About this Research Topic
This research topic was suggested by Robert Sachdev to bring together a series of articles dealing with the laminar organization of the neocortex. By convention, there are six cortical layers but this number may vary throughout the cerebral cortex of a given species or between species: many regions lack one or more layers, whereas in other regions there are more than six layers.
The laminar location of cortical neurons —their cell bodies— is determined during development. However, neurons are more than their cell bodies; they also have dendrites that may span within a given layer (intralaminar neurons) or across a variety of layers (translaminar neurons). For example, layer V pyramidal neurons have dendrites that span the entire cortical depth, whereas layer III pyramidal neurons have dendrites that span across layers I to IV. Some GABAergic interneurons have dendrites located within a cortical layer (e.g., neurogliaform cells), whereas the dendrites of other interneurons span several layers (e.g., bitufted cells).
For neurons having dendrites that cross laminar boundaries, one might ask, why segregate their cell bodies so carefully into lamina? Among many other obvious questions: What is the evidence for or against integration of information across laminae for neurons whose dendrites span several layers?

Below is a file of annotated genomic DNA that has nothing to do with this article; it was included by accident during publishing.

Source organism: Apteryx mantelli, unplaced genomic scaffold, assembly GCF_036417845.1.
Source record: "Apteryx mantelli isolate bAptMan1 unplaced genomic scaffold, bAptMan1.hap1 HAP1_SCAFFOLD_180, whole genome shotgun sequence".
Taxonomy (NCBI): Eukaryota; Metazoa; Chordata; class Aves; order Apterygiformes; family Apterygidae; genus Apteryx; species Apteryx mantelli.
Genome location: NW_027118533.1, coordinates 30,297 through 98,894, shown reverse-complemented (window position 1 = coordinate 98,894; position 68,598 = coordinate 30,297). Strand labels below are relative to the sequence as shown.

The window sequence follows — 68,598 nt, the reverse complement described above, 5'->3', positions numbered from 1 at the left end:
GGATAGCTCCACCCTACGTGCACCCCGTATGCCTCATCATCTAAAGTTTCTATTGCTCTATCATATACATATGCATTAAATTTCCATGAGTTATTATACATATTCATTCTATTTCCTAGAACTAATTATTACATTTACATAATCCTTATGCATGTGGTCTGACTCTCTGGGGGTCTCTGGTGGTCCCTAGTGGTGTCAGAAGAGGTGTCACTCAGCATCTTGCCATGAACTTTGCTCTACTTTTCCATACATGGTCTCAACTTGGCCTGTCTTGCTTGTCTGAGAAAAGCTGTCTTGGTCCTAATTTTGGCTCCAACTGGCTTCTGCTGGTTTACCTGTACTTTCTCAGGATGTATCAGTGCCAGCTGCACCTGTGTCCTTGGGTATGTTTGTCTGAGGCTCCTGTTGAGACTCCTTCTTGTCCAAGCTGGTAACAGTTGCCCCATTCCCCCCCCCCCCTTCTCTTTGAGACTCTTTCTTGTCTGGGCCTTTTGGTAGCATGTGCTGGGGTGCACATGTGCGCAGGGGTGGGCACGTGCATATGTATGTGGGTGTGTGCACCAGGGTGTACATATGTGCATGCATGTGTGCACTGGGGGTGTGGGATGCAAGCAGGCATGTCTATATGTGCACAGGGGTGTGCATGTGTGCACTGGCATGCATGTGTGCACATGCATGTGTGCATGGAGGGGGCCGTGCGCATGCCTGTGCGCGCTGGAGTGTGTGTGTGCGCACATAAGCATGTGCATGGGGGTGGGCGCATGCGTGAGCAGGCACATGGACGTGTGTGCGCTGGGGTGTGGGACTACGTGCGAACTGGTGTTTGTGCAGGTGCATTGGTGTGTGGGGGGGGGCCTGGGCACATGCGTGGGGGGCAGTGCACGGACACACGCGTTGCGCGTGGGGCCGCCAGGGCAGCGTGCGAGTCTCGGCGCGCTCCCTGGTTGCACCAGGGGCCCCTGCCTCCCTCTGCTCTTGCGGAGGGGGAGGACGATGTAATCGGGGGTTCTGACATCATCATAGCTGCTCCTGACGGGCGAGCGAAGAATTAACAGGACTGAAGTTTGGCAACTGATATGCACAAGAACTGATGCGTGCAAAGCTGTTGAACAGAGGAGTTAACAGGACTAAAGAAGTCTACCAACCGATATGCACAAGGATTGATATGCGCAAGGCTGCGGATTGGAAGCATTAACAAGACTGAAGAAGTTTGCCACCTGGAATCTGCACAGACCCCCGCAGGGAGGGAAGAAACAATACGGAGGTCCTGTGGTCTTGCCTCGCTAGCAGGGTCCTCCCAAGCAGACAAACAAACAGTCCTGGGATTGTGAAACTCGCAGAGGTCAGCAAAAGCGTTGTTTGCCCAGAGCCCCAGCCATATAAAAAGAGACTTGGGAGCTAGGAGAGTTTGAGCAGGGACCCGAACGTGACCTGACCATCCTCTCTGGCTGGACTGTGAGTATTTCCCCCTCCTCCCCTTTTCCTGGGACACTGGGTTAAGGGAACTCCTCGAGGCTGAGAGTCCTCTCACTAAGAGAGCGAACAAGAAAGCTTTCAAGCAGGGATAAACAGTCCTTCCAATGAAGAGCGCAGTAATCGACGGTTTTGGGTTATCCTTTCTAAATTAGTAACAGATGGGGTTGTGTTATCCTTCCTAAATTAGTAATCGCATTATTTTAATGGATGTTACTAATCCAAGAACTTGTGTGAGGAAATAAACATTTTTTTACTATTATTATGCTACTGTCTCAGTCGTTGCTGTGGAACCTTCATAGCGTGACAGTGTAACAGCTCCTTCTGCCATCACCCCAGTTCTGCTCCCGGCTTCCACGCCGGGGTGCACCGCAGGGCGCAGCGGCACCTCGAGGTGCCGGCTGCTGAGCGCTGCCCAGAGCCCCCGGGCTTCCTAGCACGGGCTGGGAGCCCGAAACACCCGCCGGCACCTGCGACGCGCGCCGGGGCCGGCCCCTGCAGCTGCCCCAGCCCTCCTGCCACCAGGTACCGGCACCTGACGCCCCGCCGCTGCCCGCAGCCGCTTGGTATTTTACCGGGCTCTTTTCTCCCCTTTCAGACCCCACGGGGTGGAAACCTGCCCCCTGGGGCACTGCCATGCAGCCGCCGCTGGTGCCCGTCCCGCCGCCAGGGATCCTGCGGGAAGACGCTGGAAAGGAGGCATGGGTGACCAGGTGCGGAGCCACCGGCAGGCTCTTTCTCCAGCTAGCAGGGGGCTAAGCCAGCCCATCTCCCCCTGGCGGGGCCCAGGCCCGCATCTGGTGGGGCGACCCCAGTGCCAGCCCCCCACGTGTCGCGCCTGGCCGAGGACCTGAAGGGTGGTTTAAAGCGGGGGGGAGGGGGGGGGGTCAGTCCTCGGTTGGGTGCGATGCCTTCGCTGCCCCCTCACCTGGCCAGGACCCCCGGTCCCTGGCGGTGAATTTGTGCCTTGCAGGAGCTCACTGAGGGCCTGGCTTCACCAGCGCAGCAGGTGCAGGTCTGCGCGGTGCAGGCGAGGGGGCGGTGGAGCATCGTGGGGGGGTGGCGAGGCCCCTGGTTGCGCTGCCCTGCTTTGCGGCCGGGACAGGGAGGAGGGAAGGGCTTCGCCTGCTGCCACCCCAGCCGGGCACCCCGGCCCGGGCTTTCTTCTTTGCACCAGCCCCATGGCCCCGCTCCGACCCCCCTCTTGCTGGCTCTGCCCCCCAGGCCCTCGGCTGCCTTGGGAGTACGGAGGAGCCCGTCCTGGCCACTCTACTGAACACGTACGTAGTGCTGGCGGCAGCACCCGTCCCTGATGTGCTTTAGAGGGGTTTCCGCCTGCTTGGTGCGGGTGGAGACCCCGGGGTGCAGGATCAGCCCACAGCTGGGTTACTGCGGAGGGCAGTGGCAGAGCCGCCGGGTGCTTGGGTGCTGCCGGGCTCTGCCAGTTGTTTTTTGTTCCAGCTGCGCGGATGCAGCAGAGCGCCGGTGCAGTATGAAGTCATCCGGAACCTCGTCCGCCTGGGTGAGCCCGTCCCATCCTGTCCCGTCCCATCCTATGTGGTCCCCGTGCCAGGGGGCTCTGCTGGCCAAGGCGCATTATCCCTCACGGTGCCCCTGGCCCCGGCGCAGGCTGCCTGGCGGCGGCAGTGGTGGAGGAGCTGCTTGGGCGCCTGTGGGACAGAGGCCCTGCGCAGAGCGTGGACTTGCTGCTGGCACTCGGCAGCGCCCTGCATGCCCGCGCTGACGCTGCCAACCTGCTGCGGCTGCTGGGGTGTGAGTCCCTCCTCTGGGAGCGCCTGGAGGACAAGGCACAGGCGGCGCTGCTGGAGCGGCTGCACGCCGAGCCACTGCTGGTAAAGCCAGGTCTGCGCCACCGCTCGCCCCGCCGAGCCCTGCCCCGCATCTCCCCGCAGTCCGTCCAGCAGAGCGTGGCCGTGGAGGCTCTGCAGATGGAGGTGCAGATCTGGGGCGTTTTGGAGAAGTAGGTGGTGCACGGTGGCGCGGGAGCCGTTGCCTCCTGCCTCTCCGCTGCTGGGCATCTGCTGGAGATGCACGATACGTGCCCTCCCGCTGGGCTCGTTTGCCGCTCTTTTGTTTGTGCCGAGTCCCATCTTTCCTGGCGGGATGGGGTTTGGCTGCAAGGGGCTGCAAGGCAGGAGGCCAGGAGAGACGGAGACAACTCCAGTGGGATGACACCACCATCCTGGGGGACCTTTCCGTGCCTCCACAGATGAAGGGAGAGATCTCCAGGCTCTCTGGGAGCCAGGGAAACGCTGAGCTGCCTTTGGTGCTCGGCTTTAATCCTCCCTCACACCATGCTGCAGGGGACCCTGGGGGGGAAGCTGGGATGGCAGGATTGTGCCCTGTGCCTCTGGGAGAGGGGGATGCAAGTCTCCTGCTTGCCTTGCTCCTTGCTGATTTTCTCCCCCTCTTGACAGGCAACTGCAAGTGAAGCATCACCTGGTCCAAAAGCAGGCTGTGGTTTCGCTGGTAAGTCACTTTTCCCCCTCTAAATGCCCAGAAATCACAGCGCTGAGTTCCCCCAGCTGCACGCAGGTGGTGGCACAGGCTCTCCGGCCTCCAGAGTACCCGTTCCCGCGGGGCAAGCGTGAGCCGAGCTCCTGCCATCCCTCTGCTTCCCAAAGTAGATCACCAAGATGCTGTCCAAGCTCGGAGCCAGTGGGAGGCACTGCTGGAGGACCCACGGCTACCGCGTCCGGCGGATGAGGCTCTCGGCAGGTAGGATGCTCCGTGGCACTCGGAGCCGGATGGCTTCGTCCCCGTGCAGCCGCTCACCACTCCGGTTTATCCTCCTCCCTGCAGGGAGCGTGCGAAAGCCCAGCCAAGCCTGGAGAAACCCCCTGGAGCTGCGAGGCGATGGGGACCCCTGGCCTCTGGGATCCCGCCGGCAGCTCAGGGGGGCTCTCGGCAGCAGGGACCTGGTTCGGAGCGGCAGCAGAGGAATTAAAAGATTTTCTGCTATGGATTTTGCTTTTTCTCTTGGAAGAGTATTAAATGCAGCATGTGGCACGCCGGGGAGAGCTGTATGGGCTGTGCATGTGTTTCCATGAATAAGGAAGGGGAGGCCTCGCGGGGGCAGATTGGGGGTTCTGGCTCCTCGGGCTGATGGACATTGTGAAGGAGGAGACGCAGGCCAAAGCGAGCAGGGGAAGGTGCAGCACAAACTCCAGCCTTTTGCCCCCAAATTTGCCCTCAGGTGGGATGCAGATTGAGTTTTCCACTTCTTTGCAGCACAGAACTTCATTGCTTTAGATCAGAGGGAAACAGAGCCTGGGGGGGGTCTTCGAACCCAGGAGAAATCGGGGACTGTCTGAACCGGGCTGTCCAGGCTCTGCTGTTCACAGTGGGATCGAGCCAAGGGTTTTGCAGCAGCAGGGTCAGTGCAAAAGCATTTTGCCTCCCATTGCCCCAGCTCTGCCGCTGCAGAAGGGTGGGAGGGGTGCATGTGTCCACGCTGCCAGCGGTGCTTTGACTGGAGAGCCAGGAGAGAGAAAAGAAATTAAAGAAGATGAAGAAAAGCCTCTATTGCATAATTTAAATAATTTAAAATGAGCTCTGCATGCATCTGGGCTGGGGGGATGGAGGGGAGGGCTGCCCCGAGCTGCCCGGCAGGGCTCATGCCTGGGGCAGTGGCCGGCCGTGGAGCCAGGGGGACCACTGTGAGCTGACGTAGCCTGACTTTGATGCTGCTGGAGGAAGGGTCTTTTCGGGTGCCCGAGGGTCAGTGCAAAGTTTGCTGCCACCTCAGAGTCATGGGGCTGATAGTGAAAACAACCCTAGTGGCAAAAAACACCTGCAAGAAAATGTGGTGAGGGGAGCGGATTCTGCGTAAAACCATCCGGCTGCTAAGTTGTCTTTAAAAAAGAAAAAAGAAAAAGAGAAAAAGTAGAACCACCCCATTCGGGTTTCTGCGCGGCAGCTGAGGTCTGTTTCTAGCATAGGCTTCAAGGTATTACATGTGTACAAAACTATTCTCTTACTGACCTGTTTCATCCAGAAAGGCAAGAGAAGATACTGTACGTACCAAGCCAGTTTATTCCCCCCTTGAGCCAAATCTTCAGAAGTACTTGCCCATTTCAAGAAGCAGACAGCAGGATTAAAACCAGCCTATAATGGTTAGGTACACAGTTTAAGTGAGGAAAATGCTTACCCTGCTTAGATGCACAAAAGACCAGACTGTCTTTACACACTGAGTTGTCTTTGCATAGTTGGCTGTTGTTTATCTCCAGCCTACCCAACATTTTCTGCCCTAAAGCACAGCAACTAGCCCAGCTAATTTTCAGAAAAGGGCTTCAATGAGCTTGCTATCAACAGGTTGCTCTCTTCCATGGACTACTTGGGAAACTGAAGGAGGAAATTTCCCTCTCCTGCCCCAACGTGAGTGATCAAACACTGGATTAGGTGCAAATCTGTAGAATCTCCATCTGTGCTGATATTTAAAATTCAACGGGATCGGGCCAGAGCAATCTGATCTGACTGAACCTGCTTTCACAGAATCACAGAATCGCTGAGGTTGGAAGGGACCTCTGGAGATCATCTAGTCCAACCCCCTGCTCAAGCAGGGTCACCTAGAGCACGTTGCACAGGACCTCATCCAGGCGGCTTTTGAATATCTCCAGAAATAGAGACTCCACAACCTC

A traditional view is that activity flows through cortical layers in a feed-forward manner, going from layer IV, to layers II and III and onwards. Another view is that cortical layers can have distinct inputs that activate them, triggering spikes. Can processing sequences be state dependent?
Furthermore, different cortical layers have distinct transcriptomic profiles, neurochemical attributes, connectivity patterns, number and types of synapses and many other structural attributes. Thus, based on anatomy, or physiology or imaging: What is the function of each cortical layer? What do the different layers do?
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